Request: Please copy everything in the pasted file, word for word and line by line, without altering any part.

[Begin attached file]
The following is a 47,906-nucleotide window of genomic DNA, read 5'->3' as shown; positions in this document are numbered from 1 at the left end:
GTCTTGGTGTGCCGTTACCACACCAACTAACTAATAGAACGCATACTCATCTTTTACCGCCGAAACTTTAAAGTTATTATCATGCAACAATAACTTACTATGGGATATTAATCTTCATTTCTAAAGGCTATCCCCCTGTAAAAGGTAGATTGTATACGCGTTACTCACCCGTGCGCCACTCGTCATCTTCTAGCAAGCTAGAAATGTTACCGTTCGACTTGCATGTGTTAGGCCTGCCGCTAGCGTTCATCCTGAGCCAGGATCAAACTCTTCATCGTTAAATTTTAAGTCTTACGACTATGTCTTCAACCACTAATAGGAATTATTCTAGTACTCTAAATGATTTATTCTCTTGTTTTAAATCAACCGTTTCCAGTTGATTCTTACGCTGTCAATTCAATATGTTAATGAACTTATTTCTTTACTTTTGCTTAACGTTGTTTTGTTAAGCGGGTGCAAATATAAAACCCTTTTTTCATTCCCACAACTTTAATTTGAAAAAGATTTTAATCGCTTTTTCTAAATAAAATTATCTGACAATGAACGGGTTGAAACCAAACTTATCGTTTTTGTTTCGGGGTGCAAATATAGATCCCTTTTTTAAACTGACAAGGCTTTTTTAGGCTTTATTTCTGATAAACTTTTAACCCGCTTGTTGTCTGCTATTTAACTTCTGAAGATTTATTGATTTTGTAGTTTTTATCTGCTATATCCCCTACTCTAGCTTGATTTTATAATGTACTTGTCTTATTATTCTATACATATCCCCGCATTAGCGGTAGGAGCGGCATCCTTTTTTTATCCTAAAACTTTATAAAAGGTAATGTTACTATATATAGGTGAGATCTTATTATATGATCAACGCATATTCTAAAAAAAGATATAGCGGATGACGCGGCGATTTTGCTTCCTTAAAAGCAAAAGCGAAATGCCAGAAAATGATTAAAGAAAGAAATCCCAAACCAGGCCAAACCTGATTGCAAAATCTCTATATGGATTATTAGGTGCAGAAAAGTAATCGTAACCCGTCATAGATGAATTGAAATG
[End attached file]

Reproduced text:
The following is a 47,906-nucleotide window of genomic DNA, read 5'->3' as shown; positions in this document are numbered from 1 at the left end:
GTCTTGGTGTGCCGTTACCACACCAACTAACTAATAGAACGCATACTCATCTTTTACCGCCGAAACTTTAAAGTTATTATCATGCAACAATAACTTACTATGGGATATTAATCTTCATTTCTAAAGGCTATCCCCCTGTAAAAGGTAGATTGTATACGCGTTACTCACCCGTGCGCCACTCGTCATCTTCTAGCAAGCTAGAAATGTTACCGTTCGACTTGCATGTGTTAGGCCTGCCGCTAGCGTTCATCCTGAGCCAGGATCAAACTCTTCATCGTTAAATTTTAAGTCTTACGACTATGTCTTCAACCACTAATAGGAATTATTCTAGTACTCTAAATGATTTATTCTCTTGTTTTAAATCAACCGTTTCCAGTTGATTCTTACGCTGTCAATTCAATATGTTAATGAACTTATTTCTTTACTTTTGCTTAACGTTGTTTTGTTAAGCGGGTGCAAATATAAAACCCTTTTTTCATTCCCACAACTTTAATTTGAAAAAGATTTTAATCGCTTTTTCTAAATAAAATTATCTGACAATGAACGGGTTGAAACCAAACTTATCGTTTTTGTTTCGGGGTGCAAATATAGATCCCTTTTTTAAACTGACAAGGCTTTTTTAGGCTTTATTTCTGATAAACTTTTAACCCGCTTGTTGTCTGCTATTTAACTTCTGAAGATTTATTGATTTTGTAGTTTTTATCTGCTATATCCCCTACTCTAGCTTGATTTTATAATGTACTTGTCTTATTATTCTATACATATCCCCGCATTAGCGGTAGGAGCGGCATCCTTTTTTTATCCTAAAACTTTATAAAAGGTAATGTTACTATATATAGGTGAGATCTTATTATATGATCAACGCATATTCTAAAAAAAGATATAGCGGATGACGCGGCGATTTTGCTTCCTTAAAAGCAAAAGCGAAATGCCAGAAAATGATTAAAGAAAGAAATCCCAAACCAGGCCAAACCTGATTGCAAAATCTCTATATGGATTATTAGGTGCAGAAAAGTAATCGTAACCCGTCATAGATGAATTGAAATG